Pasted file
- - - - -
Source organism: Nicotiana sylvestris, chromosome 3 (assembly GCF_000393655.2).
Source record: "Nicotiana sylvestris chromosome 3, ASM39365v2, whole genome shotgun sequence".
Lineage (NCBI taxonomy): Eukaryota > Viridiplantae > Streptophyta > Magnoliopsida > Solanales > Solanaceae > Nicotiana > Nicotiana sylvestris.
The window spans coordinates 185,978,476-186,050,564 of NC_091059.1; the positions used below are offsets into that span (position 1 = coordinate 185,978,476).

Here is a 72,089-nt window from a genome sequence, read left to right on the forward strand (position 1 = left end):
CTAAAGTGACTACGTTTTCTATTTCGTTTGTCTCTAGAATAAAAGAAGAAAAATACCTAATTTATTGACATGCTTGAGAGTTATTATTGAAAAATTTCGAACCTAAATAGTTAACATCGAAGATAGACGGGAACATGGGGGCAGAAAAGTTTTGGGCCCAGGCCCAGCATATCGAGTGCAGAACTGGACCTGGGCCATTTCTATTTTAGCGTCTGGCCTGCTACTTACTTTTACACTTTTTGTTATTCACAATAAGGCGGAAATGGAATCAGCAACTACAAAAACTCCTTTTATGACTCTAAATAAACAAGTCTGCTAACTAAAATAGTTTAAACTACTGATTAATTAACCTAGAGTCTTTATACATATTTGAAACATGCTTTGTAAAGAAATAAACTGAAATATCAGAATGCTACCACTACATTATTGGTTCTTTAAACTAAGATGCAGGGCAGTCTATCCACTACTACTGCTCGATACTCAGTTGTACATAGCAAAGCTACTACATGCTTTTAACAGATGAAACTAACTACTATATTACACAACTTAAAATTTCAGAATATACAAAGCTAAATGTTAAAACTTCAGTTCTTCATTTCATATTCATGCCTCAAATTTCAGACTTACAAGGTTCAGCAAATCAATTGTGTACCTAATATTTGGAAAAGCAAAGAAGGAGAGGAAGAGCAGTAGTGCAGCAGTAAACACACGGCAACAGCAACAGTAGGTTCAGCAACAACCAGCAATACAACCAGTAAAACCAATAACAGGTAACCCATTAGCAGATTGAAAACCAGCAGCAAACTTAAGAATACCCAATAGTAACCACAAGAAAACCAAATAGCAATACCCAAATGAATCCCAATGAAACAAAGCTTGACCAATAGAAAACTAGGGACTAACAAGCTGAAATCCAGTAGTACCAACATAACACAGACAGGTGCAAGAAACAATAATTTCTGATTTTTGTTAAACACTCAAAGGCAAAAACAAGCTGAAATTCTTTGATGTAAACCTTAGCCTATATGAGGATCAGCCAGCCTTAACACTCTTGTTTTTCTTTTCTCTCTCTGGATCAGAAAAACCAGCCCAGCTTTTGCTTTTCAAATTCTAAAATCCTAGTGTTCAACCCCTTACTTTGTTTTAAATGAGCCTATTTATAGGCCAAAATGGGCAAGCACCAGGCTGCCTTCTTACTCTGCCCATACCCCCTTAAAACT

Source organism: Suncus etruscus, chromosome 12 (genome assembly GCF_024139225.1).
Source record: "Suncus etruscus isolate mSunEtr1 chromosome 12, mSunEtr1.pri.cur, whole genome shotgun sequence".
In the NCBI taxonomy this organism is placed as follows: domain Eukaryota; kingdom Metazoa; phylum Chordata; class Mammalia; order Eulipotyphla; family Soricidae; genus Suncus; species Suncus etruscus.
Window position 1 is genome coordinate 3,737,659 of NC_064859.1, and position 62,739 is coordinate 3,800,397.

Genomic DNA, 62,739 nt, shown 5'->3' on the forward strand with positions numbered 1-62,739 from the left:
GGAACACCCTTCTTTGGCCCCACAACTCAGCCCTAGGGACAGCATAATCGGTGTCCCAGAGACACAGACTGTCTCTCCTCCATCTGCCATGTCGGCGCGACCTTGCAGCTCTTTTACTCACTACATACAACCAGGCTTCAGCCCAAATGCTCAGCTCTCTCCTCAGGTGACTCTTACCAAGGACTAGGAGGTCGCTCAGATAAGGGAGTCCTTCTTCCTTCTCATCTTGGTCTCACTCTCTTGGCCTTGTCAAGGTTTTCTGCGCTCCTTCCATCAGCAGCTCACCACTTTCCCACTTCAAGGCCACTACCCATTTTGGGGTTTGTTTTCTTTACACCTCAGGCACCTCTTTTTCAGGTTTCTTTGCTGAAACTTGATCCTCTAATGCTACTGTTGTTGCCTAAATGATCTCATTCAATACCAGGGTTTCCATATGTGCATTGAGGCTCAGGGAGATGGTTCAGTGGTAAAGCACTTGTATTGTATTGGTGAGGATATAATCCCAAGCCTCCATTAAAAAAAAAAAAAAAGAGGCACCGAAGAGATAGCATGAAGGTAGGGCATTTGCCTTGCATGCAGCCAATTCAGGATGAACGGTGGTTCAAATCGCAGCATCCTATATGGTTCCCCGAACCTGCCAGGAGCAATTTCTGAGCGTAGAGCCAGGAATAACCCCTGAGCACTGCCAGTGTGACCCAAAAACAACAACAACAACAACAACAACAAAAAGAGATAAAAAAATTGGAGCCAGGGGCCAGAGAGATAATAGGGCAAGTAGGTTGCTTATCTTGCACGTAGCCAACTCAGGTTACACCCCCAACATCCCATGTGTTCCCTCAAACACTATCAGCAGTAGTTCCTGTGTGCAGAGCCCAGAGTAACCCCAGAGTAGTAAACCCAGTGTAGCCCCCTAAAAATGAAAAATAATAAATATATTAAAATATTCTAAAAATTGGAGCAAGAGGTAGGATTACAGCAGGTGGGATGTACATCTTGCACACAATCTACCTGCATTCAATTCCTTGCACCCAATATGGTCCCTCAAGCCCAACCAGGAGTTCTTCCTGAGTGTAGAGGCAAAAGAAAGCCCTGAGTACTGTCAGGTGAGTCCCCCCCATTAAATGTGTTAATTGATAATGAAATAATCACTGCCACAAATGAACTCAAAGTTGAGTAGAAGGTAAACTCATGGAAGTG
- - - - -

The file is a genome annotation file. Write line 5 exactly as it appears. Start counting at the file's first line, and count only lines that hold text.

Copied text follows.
Here is a 72,089-nt window from a genome sequence, read left to right on the forward strand (position 1 = left end):